Posted August 9, 2012 by Jon Burrows in Books & Comics
 
 

Buffy the Vampire Slayer Review: Season 8 Vol. 2 Hardcover

Buffy the Vampire Slayer Season 8 Vol. 2 Hardcover Review

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Is there anything better than adding a new hardcover to your shelf? For those who collect issues, HC compilations are a boon. It allows you to enjoy a good chunk of the story together, without disturbing (or possibly damaging!) any original single issues. The Buffy Season 8, Volume 2 HC compiles issues #11-20 as well as the Willow – Goddesses and Monsters one shot. This tome includes a cover gallery by artist Jo Chen. If you’ve been keeping up with the new Buffy comic since its release you know how breathtaking Jo Chen’s painted covers are.

(spoilers below)

Vol. 2 contains the multiple one shot stories and arcs including:

A Beautiful Sunset (issue #11) – Written by Joss Whedon – Art by Georges Jeanty

All out slayer party and tying up loose ends of the previous arc. Buffy brings Satsu with her to destroy a vampire nest and reveals she knows Satsu freed her from sleeping beauty mystical coma. Buffy tries to Peter Parker her way out of real human connection with the, “people who get close, get killed” defense. Twilight jumps them both, and in true uber-villian fashion throws them around while announcing the next steps in his plan. On my re-read of this (and knowing Twilight’s true identity now) the frame where he grabs the scythe and says “I know that move, Slayer,” is a call back to season 7 when Buffy bifurcates Caleb with the scythe.  This is also the first issue where Buffy learns her enemy can fly. And this contains my favorite “Damnit, Joss!” moment of Season 8. Twilight almost lifts his mask to reveal his identity, but just has an itchy neck.

Wolves at the Gate (Issues #12-15) – Written by Drew Goddard – Art by Georges Jeanty

Japanese vampires! With Anime demon powers! Also, the return of Dracula (who is also Xander’s bromantic bff?) And the arc begins with Buffy’s heavily publicized tryst with Satsu. The scythe is stolen right from the gangs castle hideout and our heroes pursue these vampire menaces all the way to Japan. Dracula agrees to help track them down, with all the folksy racism one would expect from a being centuries old. There are traps, ambushes, and Xander’s slayer love interest is killed before him. Dawn the Giant gets her Godzilla on and ends up battling a giant mecha version of herself (only in Japan.)

For those of you unfamiliar with Drew Goddard he wrote some of my favorite episodes of both Buffy the Vampire Slayer and Angel. He also wrote multiple episodes of Alias and Lost as well as the films Cloverfield and Cabin in the Woods.

 

Time of Your Life (issues #16-19) Written by Joss Whedon – Art by Karl Moline

The first official crossover between Buffy and Fray. Fray was one of Joss’ first comics and published by Dark Horse from 2001-2003, set in the future where vampires exist as mindless killing machines and a slayer hasn’t been called for centuries. The art in the “time of your life” arc is also the original artist of Fray, Karl Moline. In this timeline, Willow has outlived all her companions and exists only as the mysterious madwoman in black (looking like a cracked, damaged version of Darth Rosenberg from the end of season 6.) Mystical bombs assault the slayer keep, time is bent and nearly broken, and Kennedy wears an excellent Marzipan shirt from Homestar Runner. I loved that Joss brought us back to this far-flung future and that Buffy gets to meet her 23rd century counterpart. It’s in this arc that we first see Willow summon Saga Vasuki, her chaotic magical mentor.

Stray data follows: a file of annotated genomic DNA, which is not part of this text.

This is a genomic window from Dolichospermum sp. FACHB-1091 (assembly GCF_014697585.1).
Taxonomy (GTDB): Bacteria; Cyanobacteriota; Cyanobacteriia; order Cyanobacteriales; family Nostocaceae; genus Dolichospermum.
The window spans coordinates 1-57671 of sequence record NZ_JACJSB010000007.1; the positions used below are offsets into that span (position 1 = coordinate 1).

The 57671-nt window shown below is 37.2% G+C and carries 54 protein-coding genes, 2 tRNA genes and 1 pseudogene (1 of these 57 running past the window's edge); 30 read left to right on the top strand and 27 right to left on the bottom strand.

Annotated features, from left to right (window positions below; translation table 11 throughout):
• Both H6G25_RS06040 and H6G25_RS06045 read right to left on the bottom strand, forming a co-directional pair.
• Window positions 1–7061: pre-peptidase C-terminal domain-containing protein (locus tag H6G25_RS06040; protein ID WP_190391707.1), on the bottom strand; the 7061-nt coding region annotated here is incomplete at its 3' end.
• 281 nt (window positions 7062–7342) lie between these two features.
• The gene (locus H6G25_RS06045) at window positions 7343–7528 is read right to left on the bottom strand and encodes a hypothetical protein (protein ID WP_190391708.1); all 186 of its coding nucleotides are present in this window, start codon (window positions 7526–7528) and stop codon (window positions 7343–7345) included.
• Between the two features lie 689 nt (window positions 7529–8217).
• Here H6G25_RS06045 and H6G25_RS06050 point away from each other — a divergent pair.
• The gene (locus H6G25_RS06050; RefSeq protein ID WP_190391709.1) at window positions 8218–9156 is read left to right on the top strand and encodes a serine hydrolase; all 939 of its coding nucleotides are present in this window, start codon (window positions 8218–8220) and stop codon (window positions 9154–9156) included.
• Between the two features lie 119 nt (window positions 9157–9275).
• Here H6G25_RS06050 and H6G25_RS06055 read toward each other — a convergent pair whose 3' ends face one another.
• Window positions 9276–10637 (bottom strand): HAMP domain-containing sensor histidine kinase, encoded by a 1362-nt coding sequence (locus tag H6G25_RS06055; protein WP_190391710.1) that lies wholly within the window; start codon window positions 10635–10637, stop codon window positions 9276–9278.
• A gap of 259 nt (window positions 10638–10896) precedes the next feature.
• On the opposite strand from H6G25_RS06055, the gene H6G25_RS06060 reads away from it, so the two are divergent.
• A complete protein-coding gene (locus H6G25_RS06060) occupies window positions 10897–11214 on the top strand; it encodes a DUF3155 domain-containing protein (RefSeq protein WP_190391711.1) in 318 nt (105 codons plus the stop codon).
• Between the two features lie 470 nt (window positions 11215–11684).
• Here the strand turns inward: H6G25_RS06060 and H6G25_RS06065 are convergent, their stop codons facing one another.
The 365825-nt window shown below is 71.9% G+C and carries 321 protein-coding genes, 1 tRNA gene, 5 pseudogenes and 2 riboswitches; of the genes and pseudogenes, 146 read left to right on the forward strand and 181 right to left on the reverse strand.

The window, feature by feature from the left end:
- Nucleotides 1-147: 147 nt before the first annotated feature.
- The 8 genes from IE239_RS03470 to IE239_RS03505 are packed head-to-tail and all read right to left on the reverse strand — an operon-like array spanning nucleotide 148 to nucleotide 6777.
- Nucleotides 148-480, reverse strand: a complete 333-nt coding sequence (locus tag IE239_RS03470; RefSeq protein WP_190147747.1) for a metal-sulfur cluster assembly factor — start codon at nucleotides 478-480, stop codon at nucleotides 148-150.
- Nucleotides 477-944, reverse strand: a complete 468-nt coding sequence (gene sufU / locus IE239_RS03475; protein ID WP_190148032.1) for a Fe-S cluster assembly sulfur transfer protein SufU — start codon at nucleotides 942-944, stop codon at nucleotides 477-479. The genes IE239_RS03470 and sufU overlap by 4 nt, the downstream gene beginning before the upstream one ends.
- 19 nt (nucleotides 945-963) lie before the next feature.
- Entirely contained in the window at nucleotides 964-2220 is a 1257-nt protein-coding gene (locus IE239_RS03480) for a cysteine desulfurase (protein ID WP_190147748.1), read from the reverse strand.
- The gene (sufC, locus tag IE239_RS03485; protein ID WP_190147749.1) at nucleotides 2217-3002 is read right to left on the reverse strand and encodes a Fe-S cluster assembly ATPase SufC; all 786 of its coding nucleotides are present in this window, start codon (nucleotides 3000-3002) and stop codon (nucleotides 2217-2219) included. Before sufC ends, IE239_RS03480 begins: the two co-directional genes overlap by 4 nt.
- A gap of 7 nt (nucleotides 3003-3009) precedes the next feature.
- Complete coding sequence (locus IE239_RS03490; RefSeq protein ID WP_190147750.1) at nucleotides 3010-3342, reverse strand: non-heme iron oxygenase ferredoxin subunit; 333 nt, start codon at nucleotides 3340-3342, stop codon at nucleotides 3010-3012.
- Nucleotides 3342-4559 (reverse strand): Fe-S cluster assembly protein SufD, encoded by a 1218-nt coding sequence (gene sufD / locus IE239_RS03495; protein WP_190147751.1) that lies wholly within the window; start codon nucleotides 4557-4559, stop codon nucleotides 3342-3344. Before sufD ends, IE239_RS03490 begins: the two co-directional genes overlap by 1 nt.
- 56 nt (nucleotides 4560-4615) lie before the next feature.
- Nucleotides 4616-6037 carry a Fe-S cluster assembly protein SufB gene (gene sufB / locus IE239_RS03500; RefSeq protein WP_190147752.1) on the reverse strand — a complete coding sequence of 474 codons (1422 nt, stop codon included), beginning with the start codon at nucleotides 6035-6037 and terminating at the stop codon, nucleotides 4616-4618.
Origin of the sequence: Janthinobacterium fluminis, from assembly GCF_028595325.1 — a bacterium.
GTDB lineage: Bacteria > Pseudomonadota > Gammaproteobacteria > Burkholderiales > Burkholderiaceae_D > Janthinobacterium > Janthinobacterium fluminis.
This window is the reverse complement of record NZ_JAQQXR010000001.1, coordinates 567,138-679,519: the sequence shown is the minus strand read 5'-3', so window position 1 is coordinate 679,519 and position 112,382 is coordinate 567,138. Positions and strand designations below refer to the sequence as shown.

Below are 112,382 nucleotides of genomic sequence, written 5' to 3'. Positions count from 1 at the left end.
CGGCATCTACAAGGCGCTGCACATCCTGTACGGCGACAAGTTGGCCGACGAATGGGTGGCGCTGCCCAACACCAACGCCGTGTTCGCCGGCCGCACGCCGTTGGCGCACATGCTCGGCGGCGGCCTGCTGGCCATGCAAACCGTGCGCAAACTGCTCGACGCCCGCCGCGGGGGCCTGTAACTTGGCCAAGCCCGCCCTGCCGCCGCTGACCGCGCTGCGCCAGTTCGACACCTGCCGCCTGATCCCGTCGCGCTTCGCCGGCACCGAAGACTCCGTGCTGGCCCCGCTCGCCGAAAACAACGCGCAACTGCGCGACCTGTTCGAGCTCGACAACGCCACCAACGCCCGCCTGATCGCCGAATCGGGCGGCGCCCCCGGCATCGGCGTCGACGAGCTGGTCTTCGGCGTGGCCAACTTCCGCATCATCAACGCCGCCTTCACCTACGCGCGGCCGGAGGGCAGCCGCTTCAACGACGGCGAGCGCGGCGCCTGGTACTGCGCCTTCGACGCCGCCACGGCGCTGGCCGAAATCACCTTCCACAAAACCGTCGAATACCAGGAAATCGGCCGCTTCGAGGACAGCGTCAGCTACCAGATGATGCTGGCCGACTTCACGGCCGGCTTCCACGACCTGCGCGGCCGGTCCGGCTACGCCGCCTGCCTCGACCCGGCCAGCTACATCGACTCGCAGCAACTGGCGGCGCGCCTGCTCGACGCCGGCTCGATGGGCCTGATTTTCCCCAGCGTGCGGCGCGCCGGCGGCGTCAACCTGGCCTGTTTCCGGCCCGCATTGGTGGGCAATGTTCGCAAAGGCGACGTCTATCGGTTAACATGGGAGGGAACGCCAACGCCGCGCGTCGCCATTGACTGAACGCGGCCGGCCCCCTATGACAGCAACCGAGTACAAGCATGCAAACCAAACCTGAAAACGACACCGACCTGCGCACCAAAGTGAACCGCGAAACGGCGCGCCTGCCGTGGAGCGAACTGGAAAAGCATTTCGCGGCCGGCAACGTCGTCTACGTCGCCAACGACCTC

After these messages… We’ll be right back! (issue #20) Written by Jeph Loeb – Art by George Jeanty and Eric Wight

Buffy gets zonked and ends up in the body of her 16 year old self. We are also treated to a story in the art and style of the proposed “Buffy the Animated Series.” Reading this issue was a lot of fun but also puzzling as the why no studio or network picked up the pilot. Very disheartening, the sales of Buffy Season 8 alone should be enough to prove the market is still there and the fans would love a series.

 

Willow: Goddess and Monsters (one shot) Written by Joss Whedon – Art by  Karl Moline

Part of what makes large anthologies so great is you can put issues in the order of story, not just the order of release. Before you ever even have a chance to ask “who was that weird snake woman?” you can dive right into to the Willow solo story that gives all the exposition on their relationship. This issue originally debuted close to a year and a half after we saw Willow’s first real encounter with Saga Vasuki.  For story purposes, I’m glad it was placed here.

If you’re a fan of Buffy the Vampire Slayer and you’ve kept up with the single issues you won’t find anything new here. The reason to purchase is an investment in your collection (it sits nicely next to the Vol. 1 hardcover.) If you haven’t read the issues and only read the trades or hardcovers, this is required reading and you’ll be extremely pleased to get your hands on it. Either way, thanks to Joss Whedon and Dark Horse it’s a great time to be a comic reader and a Buffy fan.

 


Jon Burrows

 
An exclusive writer for Geek Smash, Jon hails from Mississippi and has a passion for music, comic-books, and writing. He collects antique cars and enjoys shooting handguns. Jon sings in his church choir, volunteers his time helping the Salvation Army at local events and doubles as Santa during Christmas season.